#sextrafficking | Who Is Most At Risk And Warning Signs For Spotting Child Sex Trafficking – NBC 7 San Diego | #tinder | #pof | #match

“STOLEN” is a year-long NBC 7 investigation into the sex trafficking and exploitation of children in San Diego County. The seven-episode documentary series is told from the perspective of survivors, advocates — even traffickers, and sex buyers, explaining the depth and scope of this problem in our communities and our schools. And with more children online during the coronavirus pandemic, experts say they are at greater risk of exploitation now more than ever.  “STOLEN” celebrates the strength of survivors and their families, as they struggle to free themselves from the bonds of sex trafficking. See the full series here.

Human trafficking is a global problem. The victims caught in the torrent of sex trafficking are of all nationalities, all ethnicities, all ages, and all genders. 

Yet, while the crisis impacts a wide swath of humanity, there are some profiles for children who are most at risk in America. 

NBC 7 Investigates looked at the data and reviewed numerous studies in an effort to find those most at risk in hopes they can be spared the trauma wreaked on so many others through sex trafficking.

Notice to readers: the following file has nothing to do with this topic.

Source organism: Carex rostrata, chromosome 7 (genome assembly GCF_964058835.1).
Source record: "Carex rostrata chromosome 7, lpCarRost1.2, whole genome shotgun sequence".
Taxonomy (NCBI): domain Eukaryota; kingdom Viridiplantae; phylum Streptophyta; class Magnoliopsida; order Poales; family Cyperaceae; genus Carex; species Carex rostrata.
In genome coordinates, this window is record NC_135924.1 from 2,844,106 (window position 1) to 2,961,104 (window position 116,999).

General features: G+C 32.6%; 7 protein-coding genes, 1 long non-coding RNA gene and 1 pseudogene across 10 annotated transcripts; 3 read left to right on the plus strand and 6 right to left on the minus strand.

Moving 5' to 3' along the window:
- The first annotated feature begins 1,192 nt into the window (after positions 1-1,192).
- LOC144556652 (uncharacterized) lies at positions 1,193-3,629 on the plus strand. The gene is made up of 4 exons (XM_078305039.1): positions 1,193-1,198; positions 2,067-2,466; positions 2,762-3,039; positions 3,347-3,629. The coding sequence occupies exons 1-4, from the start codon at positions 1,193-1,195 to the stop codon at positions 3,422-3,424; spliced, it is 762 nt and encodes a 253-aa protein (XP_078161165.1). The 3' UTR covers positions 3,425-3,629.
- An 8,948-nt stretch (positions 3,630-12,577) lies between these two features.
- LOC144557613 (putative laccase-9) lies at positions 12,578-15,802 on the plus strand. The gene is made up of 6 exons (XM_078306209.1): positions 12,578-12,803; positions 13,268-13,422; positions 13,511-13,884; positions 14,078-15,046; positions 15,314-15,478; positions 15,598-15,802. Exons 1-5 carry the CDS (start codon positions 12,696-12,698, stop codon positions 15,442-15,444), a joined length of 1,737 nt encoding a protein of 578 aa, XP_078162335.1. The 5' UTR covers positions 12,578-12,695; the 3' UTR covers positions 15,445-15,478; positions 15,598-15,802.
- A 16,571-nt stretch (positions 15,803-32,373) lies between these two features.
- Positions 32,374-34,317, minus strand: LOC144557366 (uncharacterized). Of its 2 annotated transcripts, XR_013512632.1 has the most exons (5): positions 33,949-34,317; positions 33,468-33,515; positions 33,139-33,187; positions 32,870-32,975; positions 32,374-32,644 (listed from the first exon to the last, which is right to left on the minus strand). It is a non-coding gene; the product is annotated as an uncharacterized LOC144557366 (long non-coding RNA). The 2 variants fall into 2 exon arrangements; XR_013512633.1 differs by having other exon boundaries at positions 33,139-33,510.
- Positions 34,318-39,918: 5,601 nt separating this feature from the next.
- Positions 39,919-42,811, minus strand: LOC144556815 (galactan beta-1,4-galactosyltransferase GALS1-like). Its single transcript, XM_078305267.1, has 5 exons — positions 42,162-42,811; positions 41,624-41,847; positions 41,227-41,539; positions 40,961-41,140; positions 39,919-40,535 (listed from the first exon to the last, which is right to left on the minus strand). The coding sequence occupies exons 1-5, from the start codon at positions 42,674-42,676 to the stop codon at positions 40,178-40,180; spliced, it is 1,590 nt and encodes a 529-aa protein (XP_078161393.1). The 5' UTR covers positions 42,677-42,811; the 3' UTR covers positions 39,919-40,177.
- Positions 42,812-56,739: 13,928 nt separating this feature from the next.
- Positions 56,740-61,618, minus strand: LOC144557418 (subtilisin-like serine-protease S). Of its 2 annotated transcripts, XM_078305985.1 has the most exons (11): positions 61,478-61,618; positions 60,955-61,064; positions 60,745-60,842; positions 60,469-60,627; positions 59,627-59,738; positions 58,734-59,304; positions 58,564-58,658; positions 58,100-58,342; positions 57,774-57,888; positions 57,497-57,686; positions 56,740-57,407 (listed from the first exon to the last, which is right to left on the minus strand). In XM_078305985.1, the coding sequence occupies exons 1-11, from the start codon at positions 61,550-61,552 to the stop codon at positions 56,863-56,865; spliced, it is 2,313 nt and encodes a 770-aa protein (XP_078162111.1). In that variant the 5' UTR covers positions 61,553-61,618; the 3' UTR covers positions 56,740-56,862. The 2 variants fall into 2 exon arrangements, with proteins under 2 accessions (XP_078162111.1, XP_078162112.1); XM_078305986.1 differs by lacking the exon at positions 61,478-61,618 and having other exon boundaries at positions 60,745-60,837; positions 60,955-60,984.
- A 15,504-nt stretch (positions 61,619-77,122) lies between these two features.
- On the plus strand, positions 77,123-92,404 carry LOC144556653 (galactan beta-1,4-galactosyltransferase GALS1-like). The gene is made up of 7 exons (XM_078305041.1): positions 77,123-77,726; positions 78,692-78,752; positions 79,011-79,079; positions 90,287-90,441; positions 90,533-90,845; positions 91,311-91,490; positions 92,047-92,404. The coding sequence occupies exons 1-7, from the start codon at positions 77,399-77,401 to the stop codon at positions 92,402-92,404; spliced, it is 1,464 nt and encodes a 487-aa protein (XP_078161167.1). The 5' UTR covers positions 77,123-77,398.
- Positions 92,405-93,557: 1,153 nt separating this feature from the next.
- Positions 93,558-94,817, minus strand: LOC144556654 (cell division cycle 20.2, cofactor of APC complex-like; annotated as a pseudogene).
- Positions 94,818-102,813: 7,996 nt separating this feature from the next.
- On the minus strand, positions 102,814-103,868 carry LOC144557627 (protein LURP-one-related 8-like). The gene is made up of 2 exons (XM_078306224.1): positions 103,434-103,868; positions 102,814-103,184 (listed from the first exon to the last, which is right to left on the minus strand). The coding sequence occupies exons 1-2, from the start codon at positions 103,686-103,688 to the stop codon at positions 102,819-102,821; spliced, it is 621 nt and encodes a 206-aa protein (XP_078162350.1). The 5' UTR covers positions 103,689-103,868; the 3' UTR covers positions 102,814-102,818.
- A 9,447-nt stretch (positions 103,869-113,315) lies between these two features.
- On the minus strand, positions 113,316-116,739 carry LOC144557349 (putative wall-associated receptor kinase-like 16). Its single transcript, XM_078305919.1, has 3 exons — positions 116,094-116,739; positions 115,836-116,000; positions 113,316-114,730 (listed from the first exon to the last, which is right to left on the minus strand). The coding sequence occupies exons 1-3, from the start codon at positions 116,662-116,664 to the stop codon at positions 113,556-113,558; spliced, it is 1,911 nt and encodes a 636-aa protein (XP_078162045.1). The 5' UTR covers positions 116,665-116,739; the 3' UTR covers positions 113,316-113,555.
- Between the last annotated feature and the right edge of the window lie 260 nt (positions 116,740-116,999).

A landmark study examined the prevalence of sex trafficking in Southern California and found the average age of those who are most susceptible to getting lured into sex trafficking is 16 years old.

In addition to the age, the study found those who are in the foster care system, especially those with a history of sex abuse, have the greatest risk of falling into the hands of a trafficker. 

And unfortunately, those teenagers most at risk do not appear to be getting the message, according to San Diego County District Attorney Summer Stephan. 

“The foster care system is at a huge risk for human trafficking. Those [kids] are exploited more than any other category,” she said. “We want to bring about education so that kids are learning this prevention at school. We want to train eyes and ears in hotels, motels, in all of the industries, including restaurants, hotels, airports.”

But in a digital age when children don’t have to leave their room to be exploited, even a lack of supervision or parents who aren’t present can put children at risk. And, more and more of those children come from lower-income neighborhoods and the issues impact people of color far more than they do those living in white communities. 

Mental health clinician for the North County Lifeline, Kathleen Thomas, says Black, Native American and other indigenous groups are most at risk for exploitation. 

“We have normalized this through historical trauma, slavery, forced boarding, et cetera,” said Thomas. “It is important, especially during these times of social, racial unrest, to discuss the ways exploitation impacts Black folks specifically.” 

Thomas says that historical context has made it difficult to quantify the impact that sex trafficking has had on predominantly Black and Brown neighborhoods.